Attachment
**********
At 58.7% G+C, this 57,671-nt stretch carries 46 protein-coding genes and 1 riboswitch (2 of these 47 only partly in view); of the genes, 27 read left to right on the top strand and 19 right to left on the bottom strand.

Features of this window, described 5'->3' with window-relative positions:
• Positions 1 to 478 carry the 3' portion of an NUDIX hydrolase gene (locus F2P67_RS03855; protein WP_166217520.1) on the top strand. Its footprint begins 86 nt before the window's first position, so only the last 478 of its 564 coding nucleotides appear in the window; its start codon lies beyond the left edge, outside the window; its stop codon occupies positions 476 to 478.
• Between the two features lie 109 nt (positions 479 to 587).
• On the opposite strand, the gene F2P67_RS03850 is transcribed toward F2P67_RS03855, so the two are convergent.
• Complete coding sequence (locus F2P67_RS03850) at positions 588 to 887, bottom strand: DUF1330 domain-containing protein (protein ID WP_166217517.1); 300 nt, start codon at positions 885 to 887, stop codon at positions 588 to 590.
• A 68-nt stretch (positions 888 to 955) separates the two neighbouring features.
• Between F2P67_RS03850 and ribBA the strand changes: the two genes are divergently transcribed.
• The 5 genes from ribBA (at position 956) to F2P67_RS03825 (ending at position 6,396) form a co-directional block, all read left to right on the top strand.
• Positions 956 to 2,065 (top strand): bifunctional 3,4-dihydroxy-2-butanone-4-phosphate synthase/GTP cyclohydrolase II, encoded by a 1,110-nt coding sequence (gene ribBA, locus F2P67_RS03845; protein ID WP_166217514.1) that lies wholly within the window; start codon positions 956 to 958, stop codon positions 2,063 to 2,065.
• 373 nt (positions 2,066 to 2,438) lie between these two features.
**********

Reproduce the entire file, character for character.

At 58.7% G+C, this 57,671-nt stretch carries 46 protein-coding genes and 1 riboswitch (2 of these 47 only partly in view); of the genes, 27 read left to right on the top strand and 19 right to left on the bottom strand.

Features of this window, described 5'->3' with window-relative positions:
• Positions 1 to 478 carry the 3' portion of an NUDIX hydrolase gene (locus F2P67_RS03855; protein WP_166217520.1) on the top strand. Its footprint begins 86 nt before the window's first position, so only the last 478 of its 564 coding nucleotides appear in the window; its start codon lies beyond the left edge, outside the window; its stop codon occupies positions 476 to 478.
• Between the two features lie 109 nt (positions 479 to 587).
• On the opposite strand, the gene F2P67_RS03850 is transcribed toward F2P67_RS03855, so the two are convergent.
• Complete coding sequence (locus F2P67_RS03850) at positions 588 to 887, bottom strand: DUF1330 domain-containing protein (protein ID WP_166217517.1); 300 nt, start codon at positions 885 to 887, stop codon at positions 588 to 590.
• A 68-nt stretch (positions 888 to 955) separates the two neighbouring features.
• Between F2P67_RS03850 and ribBA the strand changes: the two genes are divergently transcribed.
• The 5 genes from ribBA (at position 956) to F2P67_RS03825 (ending at position 6,396) form a co-directional block, all read left to right on the top strand.
• Positions 956 to 2,065 (top strand): bifunctional 3,4-dihydroxy-2-butanone-4-phosphate synthase/GTP cyclohydrolase II, encoded by a 1,110-nt coding sequence (gene ribBA, locus F2P67_RS03845; protein ID WP_166217514.1) that lies wholly within the window; start codon positions 956 to 958, stop codon positions 2,063 to 2,065.
• 373 nt (positions 2,066 to 2,438) lie between these two features.